Does the Old Testament have a resolution? No.
But it (OT) still has a point - or many points. As it is not only a story, but also chronicle, birth register and an instruction manual, beyond being a fascinating historical document.

The Silmarillion seems pointless without TLOTR as there are the peoples missing for whom those myths are myths and none of them is so completely detached from the frame to stand on its own.
 

Haerangil

Well-Known Member
Hmm...

Maybe that is why i liked the book of lost tales far better. You are right that without the lord of the rings the silmarillion is kinda out of context...

But i felt that had a strange quality on its own.It was like reading some Alien cultures version of the bible. I neither disliked that nor did i ever feel that the silmarillion took anything away from the hobbit or lord if the rings, those books are still there, stinding on their own, working very well.I never got my head around that some people think texts can be destroyed by other texts (or movies or tv shows...) i don't have to read them if i don't want to.
 

Flammifer

Well-Known Member
But it (OT) still has a point - or many points. As it is not only a story, but also chronicle, birth register and an instruction manual, beyond being a fascinating historical document.

The Silmarillion seems pointless without TLOTR as there are the peoples missing for whom those myths are myths and none of them is so completely detached from the frame to stand on its own.
'The Quenta Silmarillion' is just the same. It also is a story (or several stories - Eru v. Morgoth, Valar v. Morgoth, The story of the Silmarils, The story of the rebellion and history of the Noldor, The story of Men becoming involved, all resolved by Earendil, Elwing, and the War of Wrath.). It is also a chronicle, birth register, and instructive manual.

I wouldn't say that 'The Silmarillion is pointless without TLOTR. It stands alone quite well ('Akallabeth' and 'Of the Rings of Power and the Third Age', perhaps less so.)

'The Silmarillion' works fine on its own (though it is sort of a strange and unusual genre of literature).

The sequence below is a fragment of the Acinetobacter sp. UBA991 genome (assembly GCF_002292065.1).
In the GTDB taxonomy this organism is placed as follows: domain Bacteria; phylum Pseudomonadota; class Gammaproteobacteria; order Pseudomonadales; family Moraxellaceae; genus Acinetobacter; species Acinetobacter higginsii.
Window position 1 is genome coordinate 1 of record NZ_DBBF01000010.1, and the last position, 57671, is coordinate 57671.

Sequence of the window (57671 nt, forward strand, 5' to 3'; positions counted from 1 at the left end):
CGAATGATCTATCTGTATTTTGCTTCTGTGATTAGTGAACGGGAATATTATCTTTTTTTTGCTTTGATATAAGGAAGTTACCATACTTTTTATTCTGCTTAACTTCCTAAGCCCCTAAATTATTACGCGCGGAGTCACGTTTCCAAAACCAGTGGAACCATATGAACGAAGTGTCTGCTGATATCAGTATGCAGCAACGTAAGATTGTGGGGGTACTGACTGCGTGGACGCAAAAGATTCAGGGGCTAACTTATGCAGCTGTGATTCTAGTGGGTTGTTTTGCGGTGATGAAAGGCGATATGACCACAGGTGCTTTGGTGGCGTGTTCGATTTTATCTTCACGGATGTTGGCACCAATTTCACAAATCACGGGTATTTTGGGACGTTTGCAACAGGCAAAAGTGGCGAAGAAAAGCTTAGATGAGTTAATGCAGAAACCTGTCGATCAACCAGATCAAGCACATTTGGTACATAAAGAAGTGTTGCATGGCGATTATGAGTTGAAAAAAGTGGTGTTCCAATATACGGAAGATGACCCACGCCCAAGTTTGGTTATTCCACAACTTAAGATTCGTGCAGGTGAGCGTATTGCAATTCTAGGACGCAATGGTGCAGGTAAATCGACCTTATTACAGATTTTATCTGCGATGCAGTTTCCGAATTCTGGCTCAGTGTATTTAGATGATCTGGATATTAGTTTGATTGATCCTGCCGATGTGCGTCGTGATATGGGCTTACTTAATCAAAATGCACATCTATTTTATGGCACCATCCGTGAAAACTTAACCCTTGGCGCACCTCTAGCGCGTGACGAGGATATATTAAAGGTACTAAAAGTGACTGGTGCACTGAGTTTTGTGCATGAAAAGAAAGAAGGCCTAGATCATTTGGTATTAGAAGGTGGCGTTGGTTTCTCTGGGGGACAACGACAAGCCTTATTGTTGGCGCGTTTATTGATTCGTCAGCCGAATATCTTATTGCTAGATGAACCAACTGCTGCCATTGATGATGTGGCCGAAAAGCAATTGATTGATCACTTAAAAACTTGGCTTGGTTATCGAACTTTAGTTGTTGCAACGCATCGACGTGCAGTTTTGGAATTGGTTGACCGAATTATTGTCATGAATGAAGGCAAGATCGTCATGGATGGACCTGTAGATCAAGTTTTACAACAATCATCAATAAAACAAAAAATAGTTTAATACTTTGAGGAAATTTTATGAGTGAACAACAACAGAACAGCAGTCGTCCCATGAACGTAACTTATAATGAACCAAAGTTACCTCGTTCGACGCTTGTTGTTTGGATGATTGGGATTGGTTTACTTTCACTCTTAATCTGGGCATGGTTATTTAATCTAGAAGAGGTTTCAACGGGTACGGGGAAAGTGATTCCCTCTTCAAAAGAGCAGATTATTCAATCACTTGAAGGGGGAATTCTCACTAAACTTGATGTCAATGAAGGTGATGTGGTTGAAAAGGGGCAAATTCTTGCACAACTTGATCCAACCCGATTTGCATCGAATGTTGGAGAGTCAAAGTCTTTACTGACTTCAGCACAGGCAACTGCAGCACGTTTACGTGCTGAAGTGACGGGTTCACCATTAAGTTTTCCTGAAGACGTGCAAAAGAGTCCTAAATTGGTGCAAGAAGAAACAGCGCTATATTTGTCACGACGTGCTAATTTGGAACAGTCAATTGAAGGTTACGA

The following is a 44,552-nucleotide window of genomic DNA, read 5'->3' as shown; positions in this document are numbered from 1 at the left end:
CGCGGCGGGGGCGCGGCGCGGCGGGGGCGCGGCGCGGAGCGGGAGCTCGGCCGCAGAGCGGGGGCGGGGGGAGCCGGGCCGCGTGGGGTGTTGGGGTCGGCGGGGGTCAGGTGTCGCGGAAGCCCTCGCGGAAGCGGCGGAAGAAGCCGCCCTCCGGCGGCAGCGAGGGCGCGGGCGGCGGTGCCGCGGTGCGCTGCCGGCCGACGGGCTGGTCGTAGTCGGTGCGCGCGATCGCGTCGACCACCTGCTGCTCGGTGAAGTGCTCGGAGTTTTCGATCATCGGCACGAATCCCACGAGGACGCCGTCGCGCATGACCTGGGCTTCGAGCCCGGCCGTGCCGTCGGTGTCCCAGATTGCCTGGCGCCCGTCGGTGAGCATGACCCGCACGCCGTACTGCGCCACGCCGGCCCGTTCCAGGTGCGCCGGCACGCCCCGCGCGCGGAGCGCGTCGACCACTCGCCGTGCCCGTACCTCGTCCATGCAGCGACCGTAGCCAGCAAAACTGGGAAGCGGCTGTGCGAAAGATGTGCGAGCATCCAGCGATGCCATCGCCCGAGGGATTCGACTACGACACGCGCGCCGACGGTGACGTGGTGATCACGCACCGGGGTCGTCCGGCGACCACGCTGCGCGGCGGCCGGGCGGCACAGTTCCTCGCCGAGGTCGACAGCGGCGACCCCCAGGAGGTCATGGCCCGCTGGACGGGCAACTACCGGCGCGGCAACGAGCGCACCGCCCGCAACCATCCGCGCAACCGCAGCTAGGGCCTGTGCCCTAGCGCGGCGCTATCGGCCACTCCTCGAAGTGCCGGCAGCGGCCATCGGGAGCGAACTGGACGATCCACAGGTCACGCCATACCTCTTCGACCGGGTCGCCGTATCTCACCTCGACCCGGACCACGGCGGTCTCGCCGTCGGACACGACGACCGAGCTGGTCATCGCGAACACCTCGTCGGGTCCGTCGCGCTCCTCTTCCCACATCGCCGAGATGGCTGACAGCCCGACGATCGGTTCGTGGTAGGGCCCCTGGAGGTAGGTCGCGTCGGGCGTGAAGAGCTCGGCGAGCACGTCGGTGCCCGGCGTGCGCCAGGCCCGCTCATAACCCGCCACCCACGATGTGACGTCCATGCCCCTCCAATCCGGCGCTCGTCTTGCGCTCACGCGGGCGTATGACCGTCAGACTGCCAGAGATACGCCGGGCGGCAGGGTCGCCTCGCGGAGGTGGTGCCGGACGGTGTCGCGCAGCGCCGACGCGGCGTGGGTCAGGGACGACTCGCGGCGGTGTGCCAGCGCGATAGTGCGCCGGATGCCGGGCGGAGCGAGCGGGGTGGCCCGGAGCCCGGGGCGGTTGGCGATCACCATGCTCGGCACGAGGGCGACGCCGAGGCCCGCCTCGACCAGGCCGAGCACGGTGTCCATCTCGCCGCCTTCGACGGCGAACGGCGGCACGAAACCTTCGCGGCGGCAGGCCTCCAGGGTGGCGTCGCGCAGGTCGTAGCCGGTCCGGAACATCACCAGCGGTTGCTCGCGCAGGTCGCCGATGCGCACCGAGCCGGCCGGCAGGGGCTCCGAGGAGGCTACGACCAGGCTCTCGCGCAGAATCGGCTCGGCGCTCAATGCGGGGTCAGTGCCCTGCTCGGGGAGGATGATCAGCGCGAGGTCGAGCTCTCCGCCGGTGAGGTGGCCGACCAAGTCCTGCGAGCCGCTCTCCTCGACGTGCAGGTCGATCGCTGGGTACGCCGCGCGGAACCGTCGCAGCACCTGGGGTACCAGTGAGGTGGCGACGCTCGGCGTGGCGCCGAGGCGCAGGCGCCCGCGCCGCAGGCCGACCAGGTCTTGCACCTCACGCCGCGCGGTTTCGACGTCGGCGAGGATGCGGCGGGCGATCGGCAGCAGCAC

TLOTR also works fine on its own and certainly does not need 'The Silmarillion'. (In fact, one could argue that 'The Silmarillion', though fine on its own, is detrimental to TLOTR, and disconnected from it.) The two should not really be as 'connected' as they often are.
 

Odola

Well-Known Member
'The Quenta Silmarillion' is just the same. It also is a story (or several stories - Eru v. Morgoth, Valar v. Morgoth, The story of the Silmarils, The story of the rebellion and history of the Noldor, The story of Men becoming involved, all resolved by Earendil, Elwing, and the War of Wrath.). It is also a chronicle, birth register, and instructive manual.
Simarillion is not the same as the Bible, the Bible has whole books and chapters on genealogy, family law, liturgy and how to run a sactuary, economics, medical examination and technical building intructions, among others.

I wouldn't say that 'The Silmarillion is pointless without TLOTR. It stands alone quite well ('Akallabeth' and 'Of the Rings of Power and the Third Age', perhaps less so.)
'The Silmarillion' works fine on its own (though it is sort of a strange and unusual genre of literature).

TLOTR also works fine on its own and certainly does not need 'The Silmarillion'. (In fact, one could argue that 'The Silmarillion', though fine on its own, is detrimental to TLOTR, and disconnected from it.) The two should not really be as 'connected' as they often are.
Never saw anything detrimetal to TLOTR in the Silmarillion.

But I've heard some people saying that TLOTR in itself is detrimental to The Hobbit (by taking itself too seriously, being too heavy and gloomy or something and somehow "spoiling" the pure "fun" and innocence of "The Hobbit"). So even such people do exist, hovever far fetched this would seem to me. (I've read TLOTR first, as such I've found The Hobbit afterwards a little dissaointing, but as a teenager I had then little patience yet for children's books.)

As Haerengil stated, Lost Tales stories do stand on their own but the Silmarillion as published is a dependant work, more like a commentary on TLOTR - exactly as it has been described in TLOTR's appendicies - but clearly not satisfying to anyone who is not familiar with the TLOTR first. It is more the work of a scholar than a storyteller.
 
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Rachel Port

Well-Known Member
Simarillion is not the same as the Bible, the Bible has whole books and chaters on genealogy, family law, liturgy and how to run a sactuary, economics, medical examination and technical building intructions, among others.
The book of Genesis is a collection of old tales, sometimes contradicting each other or repeating a story several times in different contexts and different characters. Where there were different versions of a story, they often left both in. And it and the other early books were edited and redacted several times over centuries, before canonization, adding and subtracting passages. So yes, the Bible may stand on its own, but it is a mashup.
 

Odola

Well-Known Member
The book of Genesis is a collection of old tales, sometimes contradicting each other or repeating a story several times in different contexts and different characters. Where there were different versions of a story, they often left both in. And it and the other early books were edited and redacted several times over centuries, before canonization, adding and subtracting passages. So yes, the Bible may stand on its own, but it is a mashup.